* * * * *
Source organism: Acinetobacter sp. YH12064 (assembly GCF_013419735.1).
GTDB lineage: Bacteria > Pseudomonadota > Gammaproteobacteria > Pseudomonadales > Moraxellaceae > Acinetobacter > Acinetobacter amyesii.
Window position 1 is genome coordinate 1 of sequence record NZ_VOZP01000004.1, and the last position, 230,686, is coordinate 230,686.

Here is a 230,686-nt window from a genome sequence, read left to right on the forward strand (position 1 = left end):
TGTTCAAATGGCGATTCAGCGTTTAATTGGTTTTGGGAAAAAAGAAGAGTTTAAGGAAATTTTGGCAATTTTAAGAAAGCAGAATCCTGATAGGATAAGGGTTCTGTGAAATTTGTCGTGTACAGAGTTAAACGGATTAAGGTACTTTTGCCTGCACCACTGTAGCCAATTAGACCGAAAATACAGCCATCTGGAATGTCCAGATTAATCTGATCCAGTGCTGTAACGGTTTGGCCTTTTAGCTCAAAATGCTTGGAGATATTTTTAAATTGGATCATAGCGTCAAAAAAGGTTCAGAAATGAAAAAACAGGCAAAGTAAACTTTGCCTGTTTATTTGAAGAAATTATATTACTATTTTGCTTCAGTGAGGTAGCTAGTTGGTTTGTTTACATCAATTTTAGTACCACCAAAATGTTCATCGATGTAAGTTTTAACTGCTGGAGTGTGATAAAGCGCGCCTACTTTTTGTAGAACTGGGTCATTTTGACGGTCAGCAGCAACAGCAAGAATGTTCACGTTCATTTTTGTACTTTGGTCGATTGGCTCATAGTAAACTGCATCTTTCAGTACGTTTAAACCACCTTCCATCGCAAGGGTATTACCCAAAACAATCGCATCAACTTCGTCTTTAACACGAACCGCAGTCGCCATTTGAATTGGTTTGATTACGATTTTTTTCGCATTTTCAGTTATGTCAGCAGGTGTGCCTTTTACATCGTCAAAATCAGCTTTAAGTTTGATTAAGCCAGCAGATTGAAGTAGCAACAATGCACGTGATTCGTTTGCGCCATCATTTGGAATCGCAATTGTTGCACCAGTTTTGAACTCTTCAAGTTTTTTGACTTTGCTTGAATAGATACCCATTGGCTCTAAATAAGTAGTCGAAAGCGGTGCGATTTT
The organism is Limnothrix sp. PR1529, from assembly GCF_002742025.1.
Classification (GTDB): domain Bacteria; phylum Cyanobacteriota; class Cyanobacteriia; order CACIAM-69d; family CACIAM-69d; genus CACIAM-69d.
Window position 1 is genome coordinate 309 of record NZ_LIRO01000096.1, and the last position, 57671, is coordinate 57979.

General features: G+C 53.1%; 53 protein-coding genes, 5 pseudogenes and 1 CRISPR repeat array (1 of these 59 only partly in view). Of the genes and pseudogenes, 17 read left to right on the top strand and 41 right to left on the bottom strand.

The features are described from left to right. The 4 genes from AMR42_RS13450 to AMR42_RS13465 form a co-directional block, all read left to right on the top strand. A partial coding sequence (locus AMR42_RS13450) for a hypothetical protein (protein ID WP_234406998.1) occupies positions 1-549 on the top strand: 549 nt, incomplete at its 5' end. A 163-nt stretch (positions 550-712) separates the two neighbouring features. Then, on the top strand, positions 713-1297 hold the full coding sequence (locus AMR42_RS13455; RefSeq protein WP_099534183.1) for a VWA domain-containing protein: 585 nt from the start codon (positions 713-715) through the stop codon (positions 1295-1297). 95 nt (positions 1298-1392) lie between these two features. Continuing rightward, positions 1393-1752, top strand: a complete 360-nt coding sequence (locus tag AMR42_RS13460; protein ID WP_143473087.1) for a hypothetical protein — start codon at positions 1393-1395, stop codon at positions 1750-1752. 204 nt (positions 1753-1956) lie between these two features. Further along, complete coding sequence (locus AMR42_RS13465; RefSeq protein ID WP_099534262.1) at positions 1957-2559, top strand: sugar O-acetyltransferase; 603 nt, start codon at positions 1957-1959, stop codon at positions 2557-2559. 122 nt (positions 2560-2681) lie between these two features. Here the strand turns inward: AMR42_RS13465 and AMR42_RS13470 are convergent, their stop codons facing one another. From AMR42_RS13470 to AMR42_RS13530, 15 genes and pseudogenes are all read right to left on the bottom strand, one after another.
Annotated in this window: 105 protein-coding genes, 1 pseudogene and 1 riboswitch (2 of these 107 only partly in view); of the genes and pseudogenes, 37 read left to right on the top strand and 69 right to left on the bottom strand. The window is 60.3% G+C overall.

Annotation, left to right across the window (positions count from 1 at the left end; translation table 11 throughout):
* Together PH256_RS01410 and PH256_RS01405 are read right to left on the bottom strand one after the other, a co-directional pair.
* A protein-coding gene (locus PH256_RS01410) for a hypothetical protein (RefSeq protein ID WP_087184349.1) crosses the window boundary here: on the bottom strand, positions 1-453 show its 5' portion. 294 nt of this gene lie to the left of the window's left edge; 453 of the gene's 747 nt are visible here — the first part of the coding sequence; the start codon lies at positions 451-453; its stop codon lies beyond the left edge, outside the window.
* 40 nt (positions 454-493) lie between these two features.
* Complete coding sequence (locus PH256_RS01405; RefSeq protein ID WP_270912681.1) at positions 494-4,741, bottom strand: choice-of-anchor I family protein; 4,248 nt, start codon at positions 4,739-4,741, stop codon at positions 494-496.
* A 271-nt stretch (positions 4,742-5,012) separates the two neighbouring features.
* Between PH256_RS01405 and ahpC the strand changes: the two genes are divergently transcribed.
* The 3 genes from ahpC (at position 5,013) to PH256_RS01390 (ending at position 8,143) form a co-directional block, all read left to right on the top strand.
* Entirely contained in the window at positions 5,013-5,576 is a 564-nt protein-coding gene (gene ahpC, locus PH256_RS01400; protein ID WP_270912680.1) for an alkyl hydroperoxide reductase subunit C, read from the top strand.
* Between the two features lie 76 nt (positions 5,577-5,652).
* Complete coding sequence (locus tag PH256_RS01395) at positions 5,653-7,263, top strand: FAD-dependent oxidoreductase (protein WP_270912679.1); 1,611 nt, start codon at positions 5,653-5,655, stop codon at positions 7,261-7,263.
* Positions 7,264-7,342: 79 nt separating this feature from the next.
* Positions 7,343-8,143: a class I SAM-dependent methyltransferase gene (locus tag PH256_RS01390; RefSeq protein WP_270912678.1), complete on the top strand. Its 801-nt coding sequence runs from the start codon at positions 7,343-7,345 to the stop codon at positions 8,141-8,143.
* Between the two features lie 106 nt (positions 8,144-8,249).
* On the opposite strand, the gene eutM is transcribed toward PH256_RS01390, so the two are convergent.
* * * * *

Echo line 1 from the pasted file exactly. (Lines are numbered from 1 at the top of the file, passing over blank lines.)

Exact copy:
Source organism: Acinetobacter sp. YH12064 (assembly GCF_013419735.1).